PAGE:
Got Wrestling, Part II

For years I have heard men of all ages speak with pride about the State Individual Wrestling Tournament. I never understood the big deal until I actually attended the event. This past weekend, the top wrestlers from all four divisions in the State of Michigan met at the Palace of Auburn Hills and held a three day competition.

wrestling grand march

The Grand March

The event began with The Grand March, as all the athletes took to the mats for the opening ceremony. Day one guaranteed each athlete a single match. The tournament was double elimination, so all athletes, win or lose, had two days of competition.

State qualifiers, Patrick Murphy and Jeremiah Schaefer

State qualifiers, Patrick Murphy and Jeremiah Schaefer

As a spectator, I saw emotions run high for all here, parents, coaches, players… Top athletes occasionally faced unexpected loss and long shots fought their way up the brackets. As a mother, I was not prepared to watch my son end his high school wrestling career. I will never forget that final match and aftermath, the tears, hugs, and handshakes with team mates, coaches, aunts, uncles, grandparents, and parents, bonding in the hallway outside the stadium.

Jason Slaughter earned 5th Place

Jason Slaughter earned 5th Place

As mentioned in an earlier post, I will be forever grateful for the gifts of wrestling. Wrestling gave my sons a healthy opportunity in their youth to expel energy. Later, as young adults they found focus in stressful situations while observing their opponent and making immediate decisions on the mat. Wrestling helped mold them into men.

If you ever have an athlete, friend’s athlete, family member, or any excuse to attend, treat yourself to an adventure and witness the State Individual Wrestling Finals.


Got Wrestling?

I learned from a young age that my Marine father was a fighter. I didn’t come to appreciate this trait until I became a mother of young, aggressive boys. I learned that I must let my boys struggle for their place in life, and I learned a new respect for “fighting the good fight.” I witnessed the importance of this during wrestling practice in elementary school. I’ll admit, it started because I needed a break. The boys were destroying my house. And guess what; the mat was filled with young boys who wanted to have some rough fun, and they could have this fun without getting into trouble. I called it, the He-Man Play Group.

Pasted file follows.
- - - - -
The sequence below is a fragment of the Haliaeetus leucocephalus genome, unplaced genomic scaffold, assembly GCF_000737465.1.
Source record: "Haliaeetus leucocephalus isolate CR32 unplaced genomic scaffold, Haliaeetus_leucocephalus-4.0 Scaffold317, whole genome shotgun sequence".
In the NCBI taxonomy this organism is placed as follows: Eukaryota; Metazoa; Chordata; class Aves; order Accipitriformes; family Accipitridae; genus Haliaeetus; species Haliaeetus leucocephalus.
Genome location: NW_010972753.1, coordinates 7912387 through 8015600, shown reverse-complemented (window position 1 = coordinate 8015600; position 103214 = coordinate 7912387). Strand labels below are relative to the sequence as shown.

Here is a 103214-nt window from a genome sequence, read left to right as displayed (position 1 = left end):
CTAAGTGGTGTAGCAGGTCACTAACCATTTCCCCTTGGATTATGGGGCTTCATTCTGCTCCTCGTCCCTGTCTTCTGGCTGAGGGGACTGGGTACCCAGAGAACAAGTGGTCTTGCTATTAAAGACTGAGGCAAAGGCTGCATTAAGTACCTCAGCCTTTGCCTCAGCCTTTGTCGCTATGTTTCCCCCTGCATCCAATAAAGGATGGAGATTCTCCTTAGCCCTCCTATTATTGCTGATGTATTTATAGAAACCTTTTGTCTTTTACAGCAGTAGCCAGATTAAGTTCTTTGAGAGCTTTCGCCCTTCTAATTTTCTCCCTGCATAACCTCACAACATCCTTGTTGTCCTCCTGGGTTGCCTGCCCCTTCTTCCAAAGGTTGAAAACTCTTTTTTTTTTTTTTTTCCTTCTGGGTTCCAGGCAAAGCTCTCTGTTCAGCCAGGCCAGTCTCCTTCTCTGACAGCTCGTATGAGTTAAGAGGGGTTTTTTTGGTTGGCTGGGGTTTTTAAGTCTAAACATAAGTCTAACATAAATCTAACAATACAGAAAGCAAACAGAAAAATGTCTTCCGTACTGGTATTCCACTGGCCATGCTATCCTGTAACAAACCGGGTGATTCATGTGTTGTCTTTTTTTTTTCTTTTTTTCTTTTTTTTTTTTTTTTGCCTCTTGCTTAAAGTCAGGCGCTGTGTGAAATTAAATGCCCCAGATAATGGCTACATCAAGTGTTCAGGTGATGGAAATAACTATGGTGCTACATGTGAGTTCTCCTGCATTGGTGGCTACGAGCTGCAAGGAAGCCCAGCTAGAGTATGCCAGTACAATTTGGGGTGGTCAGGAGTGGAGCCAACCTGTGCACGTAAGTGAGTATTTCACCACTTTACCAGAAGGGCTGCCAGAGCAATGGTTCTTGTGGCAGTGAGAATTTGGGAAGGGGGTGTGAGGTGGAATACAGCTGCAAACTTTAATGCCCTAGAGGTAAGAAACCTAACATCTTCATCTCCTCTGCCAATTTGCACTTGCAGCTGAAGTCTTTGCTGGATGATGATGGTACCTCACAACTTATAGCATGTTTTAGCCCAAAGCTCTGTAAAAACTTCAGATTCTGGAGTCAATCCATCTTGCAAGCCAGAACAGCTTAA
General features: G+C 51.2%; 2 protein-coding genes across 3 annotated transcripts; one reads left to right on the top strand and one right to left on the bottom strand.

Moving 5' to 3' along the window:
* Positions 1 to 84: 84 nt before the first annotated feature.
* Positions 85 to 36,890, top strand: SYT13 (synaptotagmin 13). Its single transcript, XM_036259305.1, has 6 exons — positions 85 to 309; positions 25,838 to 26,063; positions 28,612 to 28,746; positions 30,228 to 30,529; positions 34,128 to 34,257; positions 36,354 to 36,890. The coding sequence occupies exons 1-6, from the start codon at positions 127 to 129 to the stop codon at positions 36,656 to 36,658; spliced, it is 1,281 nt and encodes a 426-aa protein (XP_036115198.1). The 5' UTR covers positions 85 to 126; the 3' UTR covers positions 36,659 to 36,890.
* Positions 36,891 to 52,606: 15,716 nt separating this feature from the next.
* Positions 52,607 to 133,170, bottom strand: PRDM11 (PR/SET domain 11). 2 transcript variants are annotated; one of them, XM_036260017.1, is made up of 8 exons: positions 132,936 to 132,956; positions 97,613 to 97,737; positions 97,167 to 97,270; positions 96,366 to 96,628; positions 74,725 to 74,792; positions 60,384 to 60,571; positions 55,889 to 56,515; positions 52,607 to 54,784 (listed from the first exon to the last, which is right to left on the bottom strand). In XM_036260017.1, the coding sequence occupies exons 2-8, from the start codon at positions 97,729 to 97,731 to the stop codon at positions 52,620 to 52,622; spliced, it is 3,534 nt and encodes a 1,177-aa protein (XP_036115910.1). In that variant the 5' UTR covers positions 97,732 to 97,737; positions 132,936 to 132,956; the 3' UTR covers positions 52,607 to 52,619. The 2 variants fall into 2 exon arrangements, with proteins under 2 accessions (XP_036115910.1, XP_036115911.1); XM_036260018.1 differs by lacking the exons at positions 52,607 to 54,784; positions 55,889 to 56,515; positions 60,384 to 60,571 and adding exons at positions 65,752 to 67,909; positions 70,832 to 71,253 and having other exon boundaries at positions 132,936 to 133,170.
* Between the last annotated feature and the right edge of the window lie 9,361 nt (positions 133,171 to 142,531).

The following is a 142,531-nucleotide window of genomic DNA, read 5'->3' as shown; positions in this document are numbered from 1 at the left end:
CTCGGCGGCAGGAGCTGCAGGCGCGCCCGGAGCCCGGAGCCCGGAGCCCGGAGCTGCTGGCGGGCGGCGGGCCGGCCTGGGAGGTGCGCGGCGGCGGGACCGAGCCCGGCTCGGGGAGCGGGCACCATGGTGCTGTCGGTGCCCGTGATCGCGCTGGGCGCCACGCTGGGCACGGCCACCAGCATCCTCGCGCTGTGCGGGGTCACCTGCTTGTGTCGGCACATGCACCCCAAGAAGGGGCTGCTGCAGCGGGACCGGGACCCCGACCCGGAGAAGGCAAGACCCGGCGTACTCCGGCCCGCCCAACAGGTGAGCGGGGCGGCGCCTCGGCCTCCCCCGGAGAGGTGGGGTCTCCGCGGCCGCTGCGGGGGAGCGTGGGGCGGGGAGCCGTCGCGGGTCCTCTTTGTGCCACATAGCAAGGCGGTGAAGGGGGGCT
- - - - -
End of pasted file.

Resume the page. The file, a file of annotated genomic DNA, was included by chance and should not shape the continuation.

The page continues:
I learned that wrestling was not just a sport, but a life challenge. These boys sometimes end up on their back, fighting for the last few seconds of a period, so they can earn another round to prove themselves. Sometimes they lose; sometimes they win. It’s life. Even the acclaimed best often fall at one point in the season. It’s humbling, and it teaches the young men to reevaluate and make a new plan. Just like life, sometimes they have “their ass handed to them.” They watch this happen to every member of the team. They learn what defines them in life is not whether they win or lose a particular round, but what they choose to do next.

I appreciate the men who share life lessons through wrestling. While Chad has been playing with the boys on the “wrestling rug” since they could walk, many other individuals have given their time to share vital lessons through this sport. I will always remember that eventful lunch when one member of the Beck Family in Hillsdale practiced with my kids on the floor of the Pub-N-Grub in preparation for their next season. He didn’t care which team they represented. He just saw a fellow wrestler and wanted to help. I also appreciate the Hastings coaches who continually sacrifice for our wrestlers: Coach Slaughter, who brings a tough Marine influence to the practices, Coach Goggins, who brings a combination of comedy and team building, and Coach Redmen who, as my kids explained, fine tunes the team and pulls them all together.

As a child, I was scared of conflict. My dad tried to teach me that conflict was a part of life. He actually looked forward to “the fight.” He used to tell me, “Get used to it. You have to fight for something.” While Dad was not a wrestler, I see those same lessons he taught me through my boys’ wrestling program. I now admire Dad’s love of a new challenge, a new fight. That’s what I will try to pass on to my boys. If your child doesn’t have a winter activity already, look into your local wrestling program. Wrestling builds character, strength, and life skills.